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Are Antibiotics Making You Fat?

By Emily Main


Popular meds could be making it harder for you to shed pounds.

Listen to any TV commercial for a new drug and you'll hear a litany of bizarre side effects—amnesia, hallucinations, nightmares, blue urine, and a furry-feeling tongue, just to name a few. But few of these lists include obesity, and overdosing on antibiotics, according to an article published in the magazine New Scientist, could be a major trigger for obesity.

People who overuse antibiotics have lower levels of good bacteria in their guts, and those good bacteria have been found to help prevent everything from cancer to obesity. A number of studies on mice have found that mice fed antibiotics at levels comparable to those given to farm animals are much heavier than mice fed no antibiotics at all—which isn't surprising, considering that antibiotics are often used to speed growth and fatten up animals for slaughter.

But what is concerning are the studies of antibiotics fed to mice at levels similar to what children receive when they get infections. In one study, microbiologist Martin Blaser, of New York University, fed mice short courses of antibiotics similar to those that children receive. Compared to the non-drugged mice, the antibiotic-fed mice had lower levels of T-cells, which regulate the body's immune response. Obesity has been associated with low levels of these T-cells.

In a separate observational study, published in the April 2011 issue of the International Journal of Obesity, researchers from Denmark followed the development of 28,000 babies, and for seven years, monitored the children's weight and development. Babies who were given antibiotics within six months of birth were more likely to be overweight by age 7 than children who hadn't received such early doses of the drugs, regardless of how trim or obese their mothers were.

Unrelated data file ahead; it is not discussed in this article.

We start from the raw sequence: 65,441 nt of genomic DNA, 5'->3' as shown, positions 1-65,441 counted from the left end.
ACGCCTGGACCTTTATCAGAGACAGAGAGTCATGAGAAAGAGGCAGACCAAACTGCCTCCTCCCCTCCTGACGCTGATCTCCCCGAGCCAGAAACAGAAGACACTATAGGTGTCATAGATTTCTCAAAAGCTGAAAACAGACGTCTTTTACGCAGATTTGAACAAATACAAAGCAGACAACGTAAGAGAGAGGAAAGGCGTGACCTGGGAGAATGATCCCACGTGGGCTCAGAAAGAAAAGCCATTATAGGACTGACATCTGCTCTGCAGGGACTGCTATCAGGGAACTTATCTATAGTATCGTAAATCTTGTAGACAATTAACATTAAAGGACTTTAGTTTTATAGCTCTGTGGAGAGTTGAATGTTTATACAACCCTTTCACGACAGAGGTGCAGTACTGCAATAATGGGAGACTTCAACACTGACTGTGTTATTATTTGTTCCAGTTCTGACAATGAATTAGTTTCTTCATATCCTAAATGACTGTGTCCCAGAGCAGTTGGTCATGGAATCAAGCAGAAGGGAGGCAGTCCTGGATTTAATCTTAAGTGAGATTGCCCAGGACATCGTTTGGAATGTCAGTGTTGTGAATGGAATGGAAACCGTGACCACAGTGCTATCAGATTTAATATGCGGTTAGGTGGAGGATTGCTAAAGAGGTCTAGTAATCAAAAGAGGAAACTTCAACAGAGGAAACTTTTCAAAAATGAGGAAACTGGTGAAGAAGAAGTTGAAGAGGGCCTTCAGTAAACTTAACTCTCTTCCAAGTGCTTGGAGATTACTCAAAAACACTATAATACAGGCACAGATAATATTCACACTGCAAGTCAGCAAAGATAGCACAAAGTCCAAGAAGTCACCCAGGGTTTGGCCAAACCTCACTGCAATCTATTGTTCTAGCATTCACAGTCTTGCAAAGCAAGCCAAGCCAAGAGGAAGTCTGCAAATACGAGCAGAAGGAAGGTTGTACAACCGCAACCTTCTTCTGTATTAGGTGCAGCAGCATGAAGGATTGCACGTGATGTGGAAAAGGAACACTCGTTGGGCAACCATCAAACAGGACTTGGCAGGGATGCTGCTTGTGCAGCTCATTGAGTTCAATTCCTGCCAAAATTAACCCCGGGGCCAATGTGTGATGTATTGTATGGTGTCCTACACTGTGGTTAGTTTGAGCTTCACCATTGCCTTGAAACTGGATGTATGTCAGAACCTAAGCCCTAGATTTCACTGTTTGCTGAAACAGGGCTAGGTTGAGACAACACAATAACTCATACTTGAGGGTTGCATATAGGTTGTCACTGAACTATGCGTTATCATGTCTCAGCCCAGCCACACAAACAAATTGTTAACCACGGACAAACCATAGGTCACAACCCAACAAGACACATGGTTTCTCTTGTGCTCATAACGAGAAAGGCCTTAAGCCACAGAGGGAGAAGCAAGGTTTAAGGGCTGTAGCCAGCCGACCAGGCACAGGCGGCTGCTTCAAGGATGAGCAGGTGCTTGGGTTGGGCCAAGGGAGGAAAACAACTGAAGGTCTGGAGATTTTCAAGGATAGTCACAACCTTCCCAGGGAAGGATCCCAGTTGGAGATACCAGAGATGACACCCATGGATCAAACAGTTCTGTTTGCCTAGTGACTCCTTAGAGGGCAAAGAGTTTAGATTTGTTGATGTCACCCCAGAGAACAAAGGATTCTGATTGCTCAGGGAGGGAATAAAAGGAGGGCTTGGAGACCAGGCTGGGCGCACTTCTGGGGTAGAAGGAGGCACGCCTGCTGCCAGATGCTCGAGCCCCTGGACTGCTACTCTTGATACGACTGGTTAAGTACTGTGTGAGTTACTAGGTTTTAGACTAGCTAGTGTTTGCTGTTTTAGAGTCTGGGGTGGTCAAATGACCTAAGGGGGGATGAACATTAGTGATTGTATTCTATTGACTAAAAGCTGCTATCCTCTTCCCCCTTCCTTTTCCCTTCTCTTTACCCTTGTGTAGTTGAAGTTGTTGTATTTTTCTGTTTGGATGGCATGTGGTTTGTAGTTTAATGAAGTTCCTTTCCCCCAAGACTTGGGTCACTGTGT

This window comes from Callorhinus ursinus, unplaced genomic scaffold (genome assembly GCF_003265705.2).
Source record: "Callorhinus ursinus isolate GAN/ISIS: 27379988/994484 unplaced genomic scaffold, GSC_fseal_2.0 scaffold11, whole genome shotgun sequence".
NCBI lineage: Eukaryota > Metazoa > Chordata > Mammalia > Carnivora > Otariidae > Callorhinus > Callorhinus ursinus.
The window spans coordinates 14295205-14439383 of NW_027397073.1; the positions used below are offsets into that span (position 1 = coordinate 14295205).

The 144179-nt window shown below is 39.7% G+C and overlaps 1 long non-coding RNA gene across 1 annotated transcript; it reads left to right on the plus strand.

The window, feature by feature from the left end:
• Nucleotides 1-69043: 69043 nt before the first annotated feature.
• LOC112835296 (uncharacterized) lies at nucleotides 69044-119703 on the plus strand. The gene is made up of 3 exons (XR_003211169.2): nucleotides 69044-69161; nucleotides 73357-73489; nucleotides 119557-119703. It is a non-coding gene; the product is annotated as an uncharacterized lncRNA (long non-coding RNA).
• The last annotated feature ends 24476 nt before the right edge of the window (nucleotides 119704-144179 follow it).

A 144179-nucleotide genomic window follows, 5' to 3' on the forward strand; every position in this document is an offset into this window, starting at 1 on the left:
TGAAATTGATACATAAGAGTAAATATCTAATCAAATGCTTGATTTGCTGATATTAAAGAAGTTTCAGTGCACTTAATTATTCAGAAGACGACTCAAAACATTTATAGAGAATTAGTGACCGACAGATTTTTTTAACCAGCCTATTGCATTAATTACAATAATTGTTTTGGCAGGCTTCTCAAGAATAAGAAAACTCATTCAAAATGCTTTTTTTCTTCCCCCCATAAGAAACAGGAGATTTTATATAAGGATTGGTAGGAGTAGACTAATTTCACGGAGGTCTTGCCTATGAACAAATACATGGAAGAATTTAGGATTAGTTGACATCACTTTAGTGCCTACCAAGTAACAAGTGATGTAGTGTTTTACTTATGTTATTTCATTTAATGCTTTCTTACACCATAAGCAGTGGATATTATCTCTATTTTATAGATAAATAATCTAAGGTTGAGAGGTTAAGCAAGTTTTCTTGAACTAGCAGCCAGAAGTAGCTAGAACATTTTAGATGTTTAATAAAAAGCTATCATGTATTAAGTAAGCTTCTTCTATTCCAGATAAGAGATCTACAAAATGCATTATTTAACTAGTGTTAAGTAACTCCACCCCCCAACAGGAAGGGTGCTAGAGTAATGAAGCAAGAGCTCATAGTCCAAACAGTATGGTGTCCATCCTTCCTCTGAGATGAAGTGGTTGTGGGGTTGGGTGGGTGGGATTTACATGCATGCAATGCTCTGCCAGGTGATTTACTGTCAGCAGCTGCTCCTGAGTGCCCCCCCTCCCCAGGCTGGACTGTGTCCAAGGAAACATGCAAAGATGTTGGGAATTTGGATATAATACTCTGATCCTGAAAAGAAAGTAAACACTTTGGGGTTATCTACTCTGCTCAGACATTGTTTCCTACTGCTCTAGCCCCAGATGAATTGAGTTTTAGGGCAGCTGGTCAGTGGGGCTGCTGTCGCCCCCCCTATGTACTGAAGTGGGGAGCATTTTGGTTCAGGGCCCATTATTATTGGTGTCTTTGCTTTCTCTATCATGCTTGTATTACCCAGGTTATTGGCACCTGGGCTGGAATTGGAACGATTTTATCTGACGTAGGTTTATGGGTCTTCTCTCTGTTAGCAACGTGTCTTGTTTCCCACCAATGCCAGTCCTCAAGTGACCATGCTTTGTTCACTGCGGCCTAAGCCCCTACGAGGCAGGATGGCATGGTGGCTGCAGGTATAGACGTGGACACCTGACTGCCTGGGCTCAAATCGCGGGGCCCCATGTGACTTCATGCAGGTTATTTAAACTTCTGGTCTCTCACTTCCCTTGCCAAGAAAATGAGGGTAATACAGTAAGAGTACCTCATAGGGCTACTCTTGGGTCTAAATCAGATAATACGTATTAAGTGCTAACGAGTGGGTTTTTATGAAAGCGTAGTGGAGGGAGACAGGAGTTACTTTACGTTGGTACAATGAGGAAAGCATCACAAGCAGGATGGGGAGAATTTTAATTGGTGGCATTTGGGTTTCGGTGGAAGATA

All these studies are too preliminary, the authors write, to suggest that use of the antibiotics be stopped altogether, but they do advise that the drugs be used more prudently. Often, people go to the doctor expecting to receive antibiotics to treat a condition, even if antibiotics won't do anything to treat that problem, such as asking for antibiotics to treat sinus infections, which are often caused by a virus, not bacteria.

For more on whether you really need antibiotics to treat an illness, see Do You Really Need That Antibiotic? and New Rule: Don't Take Antibiotics for This Common Condition. In the meantime, eat organic! Antibiotics are prohibited in organic animal husbandry, and if all those drugs are fattening up animals, it can't be good for your waistline to eat drugged-up beef and chicken.

Source:
New Scientist
31 March 2012
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Note: The Rodale Research Feed features new research findings that may include preliminary or unconfirmed results. Check with a healthcare provider, or an appropriate advisor you trust, before making any significant changes based on these reports.



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